“SO, this is the man with the black heart!”

It was my first time receiving such a greeting – from anyone – much less a distinguished organizational head.
Wednesday chapel ended, the guest speaker had found his way from the platform to the early row of students gathering up their textbooks.

Stepping before me he had seized my shoulders and studied my face for every bit of two seconds. Before I could respond to his “black heart” salutation Carlton Spencer took me in a bear hug. He thumped my back as though he’d run into an old friend from the past. A rich shock of silver-white hair complimented his mouthful of gleaming teeth. Carlton Spencer. Instantly I liked him, this Elim Missionary Assemblies president.

Black heart. . .

Ann and I had already agreed to seek out an Africa-focused agency. While IBC did champion missions, its out-of-country vision centered on Far East lands and on Mexico – an obvious short hop from this Alamo City. Indeed, a long weekend in our third year of college had found us and fellow students dust-laden and mesmerized – immersed in Spanish-language culture – the school’s traditional Easter outreach south of the border.

We had also found the Lord refining our focus within the African continent – stirring us much toward her eastern regions – Uganda and Kenya. Elim Missionary Assemblies had pioneered there, starting in the 1930s.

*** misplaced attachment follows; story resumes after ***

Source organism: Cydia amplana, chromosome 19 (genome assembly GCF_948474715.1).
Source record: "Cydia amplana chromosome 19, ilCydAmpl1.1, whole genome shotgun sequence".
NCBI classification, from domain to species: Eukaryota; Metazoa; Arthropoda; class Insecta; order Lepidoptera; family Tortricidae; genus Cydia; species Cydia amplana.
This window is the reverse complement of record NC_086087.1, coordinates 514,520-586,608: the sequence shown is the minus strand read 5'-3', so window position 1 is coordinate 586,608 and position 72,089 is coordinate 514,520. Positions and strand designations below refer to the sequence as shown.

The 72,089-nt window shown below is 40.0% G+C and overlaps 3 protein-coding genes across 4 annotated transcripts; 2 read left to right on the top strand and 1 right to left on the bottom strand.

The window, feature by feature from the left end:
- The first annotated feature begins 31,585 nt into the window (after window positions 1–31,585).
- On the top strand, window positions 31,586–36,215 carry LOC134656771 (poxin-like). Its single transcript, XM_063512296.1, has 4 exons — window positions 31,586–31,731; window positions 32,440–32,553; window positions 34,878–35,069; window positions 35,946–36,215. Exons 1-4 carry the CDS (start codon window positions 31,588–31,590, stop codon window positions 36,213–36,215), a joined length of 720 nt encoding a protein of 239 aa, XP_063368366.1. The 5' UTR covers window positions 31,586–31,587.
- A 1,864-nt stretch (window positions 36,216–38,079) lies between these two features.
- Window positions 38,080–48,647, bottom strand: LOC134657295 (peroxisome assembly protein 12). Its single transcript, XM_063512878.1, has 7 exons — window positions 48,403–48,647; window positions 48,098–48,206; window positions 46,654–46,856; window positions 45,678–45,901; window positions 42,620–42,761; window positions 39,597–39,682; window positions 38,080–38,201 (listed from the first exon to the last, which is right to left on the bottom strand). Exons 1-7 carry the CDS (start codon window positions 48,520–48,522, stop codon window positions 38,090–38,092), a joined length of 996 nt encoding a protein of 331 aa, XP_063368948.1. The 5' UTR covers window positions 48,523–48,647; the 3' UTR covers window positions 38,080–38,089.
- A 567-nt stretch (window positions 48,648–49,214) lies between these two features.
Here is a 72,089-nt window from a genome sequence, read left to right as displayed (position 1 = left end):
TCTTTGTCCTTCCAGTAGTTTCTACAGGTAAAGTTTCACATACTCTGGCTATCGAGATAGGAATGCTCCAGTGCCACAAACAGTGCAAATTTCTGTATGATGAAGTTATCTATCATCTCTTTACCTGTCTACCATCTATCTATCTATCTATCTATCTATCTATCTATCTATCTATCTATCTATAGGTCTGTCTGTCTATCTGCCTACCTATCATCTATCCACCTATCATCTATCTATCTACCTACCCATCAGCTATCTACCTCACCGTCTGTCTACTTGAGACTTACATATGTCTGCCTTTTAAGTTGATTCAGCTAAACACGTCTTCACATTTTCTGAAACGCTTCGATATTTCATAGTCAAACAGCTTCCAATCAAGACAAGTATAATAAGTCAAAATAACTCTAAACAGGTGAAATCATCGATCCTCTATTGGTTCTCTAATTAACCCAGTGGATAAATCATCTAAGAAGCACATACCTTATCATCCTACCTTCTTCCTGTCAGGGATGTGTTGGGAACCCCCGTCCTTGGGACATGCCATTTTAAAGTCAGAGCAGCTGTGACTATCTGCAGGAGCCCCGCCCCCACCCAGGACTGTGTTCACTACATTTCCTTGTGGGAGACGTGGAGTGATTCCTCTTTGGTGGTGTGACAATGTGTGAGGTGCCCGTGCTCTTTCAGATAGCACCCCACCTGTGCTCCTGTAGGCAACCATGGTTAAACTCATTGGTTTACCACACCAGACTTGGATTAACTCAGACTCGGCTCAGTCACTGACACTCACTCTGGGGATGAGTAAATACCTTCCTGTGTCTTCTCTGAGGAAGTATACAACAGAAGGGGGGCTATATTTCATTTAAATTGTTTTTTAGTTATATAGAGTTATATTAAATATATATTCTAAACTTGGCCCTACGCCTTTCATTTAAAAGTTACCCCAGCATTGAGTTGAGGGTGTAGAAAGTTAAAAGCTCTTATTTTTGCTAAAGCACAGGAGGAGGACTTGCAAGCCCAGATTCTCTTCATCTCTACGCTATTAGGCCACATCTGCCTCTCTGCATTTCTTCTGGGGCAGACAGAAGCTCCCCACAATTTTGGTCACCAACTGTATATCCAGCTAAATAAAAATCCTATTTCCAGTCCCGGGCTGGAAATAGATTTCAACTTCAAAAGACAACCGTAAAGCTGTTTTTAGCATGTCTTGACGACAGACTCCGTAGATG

Welcomed by Rev. Spencer to visit Lima, New York as missionary candidates, we detected our stride toward Africa picking up pace. My Bible College commencement had come and gone and Ann was now a certified LPN.

With a letter from David Coote recommending us to a few pastors we hoped could get behind our vision, we set out. Painfully conscious of my inexperience in fund-raising, I was both sobered and assured. Our dependency must be in one supremely wiser than ourselves.

Seated in our freshly-loaded Pontiac, Ann and I faced each other. Excited. Nervous. Joining our hands we prayed. I slid the key into the ignition.

“Lord, here we go.”
©2017 Jerry Lout



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  • Lin Brister says:

    I think we all have those “formative moments” we will never forget. It’s great you are putting them down and sharing them, bit by bit.

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